“After reviewing all the publicly available technical material that I could obtain on the proposal to combine ATSC digital signals with FM analog signals in a single Ch. 6 emission, I found a dearth of information on either practical operating parameters and systems, or testing of equipment beyond very rudimentary prototypes,” said Weiss.
He expressed several concerns, one of them being the possible impact on 3.0 reception associated with the necessary “squeezing in” of DTV transmission bandwidth to accommodate an FM carrier. “The center frequency of the digital signal would be about 160 kHz below the channel center, and it is not known to me whether consumer receivers being sold can be pulled that far,” said Weiss. “The system may work and be useful, but the information is not available yet to prove it. Once this is released, a judgement on the practicality and utility of such a system may become possible.”
Mark Aitken, ATSC 3.0 “evangelist” and Sinclair Broadcast Group’s senior vice president of advanced technology, remarked that he was not surprised at all about the “second coming” of Franken FMs after last July’s mandatory shutoff of remaining analog LPTVs.
“Actually, I think I played a role in getting them in business with 3.0,” said Aitken, explaining that his own involvement into “stretching” a TV channel’s utility “came about quite some time ago” when he was asked if it were possible to accommodate multiple services within a single television channel’s spectrum allocation.
“The question posed to me several years ago was ‘if I had 6 MHz of spectrum and wanted to offer a narrowband 5G service, could I do that in conjunction with ATSC 3.0?’” said Aitken. “I thought about it and said ‘yeah.’ I demonstrated it later. This was with a narrowband Internet of Things service. I showed that we could carry two separate RF services within a single channel. I probably should have taken out a patent!”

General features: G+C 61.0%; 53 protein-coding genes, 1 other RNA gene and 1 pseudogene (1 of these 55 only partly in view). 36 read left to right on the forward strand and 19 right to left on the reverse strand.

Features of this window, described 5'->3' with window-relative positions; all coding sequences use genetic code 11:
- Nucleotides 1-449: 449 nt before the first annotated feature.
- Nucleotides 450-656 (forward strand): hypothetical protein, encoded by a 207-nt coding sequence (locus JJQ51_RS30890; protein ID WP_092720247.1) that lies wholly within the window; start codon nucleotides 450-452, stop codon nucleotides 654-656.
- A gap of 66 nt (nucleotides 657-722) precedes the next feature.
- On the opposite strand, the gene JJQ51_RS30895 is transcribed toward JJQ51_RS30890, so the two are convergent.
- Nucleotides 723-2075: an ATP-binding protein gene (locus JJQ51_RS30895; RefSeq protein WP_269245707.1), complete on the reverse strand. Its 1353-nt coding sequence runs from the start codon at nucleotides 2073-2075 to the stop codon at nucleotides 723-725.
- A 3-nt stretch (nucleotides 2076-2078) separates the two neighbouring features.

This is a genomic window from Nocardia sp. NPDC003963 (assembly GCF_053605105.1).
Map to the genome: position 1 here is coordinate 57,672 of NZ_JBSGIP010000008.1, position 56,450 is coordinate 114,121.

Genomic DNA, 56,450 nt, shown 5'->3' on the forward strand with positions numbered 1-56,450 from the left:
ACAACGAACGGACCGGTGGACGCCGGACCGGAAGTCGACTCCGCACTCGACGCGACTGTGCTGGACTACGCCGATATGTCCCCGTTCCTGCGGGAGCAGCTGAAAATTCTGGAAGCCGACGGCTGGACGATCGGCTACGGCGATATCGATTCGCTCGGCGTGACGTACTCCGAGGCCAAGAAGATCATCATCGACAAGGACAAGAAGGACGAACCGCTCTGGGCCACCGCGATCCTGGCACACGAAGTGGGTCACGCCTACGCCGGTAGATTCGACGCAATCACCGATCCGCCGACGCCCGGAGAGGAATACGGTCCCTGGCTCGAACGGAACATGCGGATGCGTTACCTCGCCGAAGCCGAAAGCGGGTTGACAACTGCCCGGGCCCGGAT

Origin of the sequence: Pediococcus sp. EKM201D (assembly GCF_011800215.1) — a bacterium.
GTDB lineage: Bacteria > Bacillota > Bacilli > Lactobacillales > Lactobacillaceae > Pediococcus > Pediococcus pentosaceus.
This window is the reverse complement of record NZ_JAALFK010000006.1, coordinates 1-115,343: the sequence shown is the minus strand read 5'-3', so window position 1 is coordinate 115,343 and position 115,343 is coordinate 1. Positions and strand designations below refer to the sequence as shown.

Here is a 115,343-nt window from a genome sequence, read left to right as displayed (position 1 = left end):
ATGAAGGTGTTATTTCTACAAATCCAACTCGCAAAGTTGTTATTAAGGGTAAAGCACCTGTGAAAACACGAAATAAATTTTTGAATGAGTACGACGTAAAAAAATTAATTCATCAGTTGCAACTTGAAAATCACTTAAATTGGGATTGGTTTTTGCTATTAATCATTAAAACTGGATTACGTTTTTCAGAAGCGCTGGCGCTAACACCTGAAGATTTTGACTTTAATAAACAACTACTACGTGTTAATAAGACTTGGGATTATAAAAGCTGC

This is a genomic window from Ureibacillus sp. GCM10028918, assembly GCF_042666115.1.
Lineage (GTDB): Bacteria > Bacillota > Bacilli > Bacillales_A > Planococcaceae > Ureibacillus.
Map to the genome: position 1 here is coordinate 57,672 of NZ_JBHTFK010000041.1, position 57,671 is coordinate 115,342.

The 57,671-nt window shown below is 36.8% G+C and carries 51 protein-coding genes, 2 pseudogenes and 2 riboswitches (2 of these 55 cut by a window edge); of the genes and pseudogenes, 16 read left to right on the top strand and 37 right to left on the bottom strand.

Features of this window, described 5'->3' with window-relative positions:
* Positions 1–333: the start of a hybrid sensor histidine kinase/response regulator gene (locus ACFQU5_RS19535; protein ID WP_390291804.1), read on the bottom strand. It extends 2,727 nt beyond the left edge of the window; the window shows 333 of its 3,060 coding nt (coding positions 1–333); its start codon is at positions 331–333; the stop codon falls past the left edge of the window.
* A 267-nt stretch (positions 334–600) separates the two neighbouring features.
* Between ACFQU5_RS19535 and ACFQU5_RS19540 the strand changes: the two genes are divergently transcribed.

Putting Spectrum to ‘Good Use?’
Asked whether he thought a Franken FM was a legitimate application of the ATSC 3.0 or a misuse, Aitken took a neutral stance.
“I’m not going to argue against folks who want to use technology to their advantage,” he said. “The large number of Franken FMs that existed are from people who are not in the TV business. With the limitations of FM spectrum, they are making use of the FCC rules and channel segmentation philosophy. They’re putting it to good use.”
He explained that by its very nature, ATSC 3.0 is designed to be extremely flexible and extensible. “Numerically — and this is not understood by most folks with regard to ATSC 3.0 — you can get to any number of bandwidths,” Aitken said. This is the reason that the [3.0] bootstrap itself is only 4.5 MHz wide. We wanted to make sure that in the future 5 MHz raster spectrum could be used by others by using the 3.0 standard. This is not ensconced or codified in the standard, as it was feared that the FCC might do an ‘about-face’ and reduce [U.S.] TV channel bandwidth to 5 MHz, so this was dropped out of the specification. A channel bandwidth of 8 MHz is, in fact, codified within the ATSC 3.0 standard and is being tried in India.”
As Sinclair owns a number of Ch. 6 TV stations that could potentially become Franken FMs, Aitken — when asked about such a possibility — said that he didn’t see this happening anytime soon, although the possibility of gaining more utility from television broadcast spectrum is always intriguing.
“I would think there’s no current interest [in Franken FMs],” he said. “Sinclair is not really interested in radio, as its core business is video. I don’t want to preclude this possibility in the future, but right now we’re focused on rolling out ATSC 3.0.”l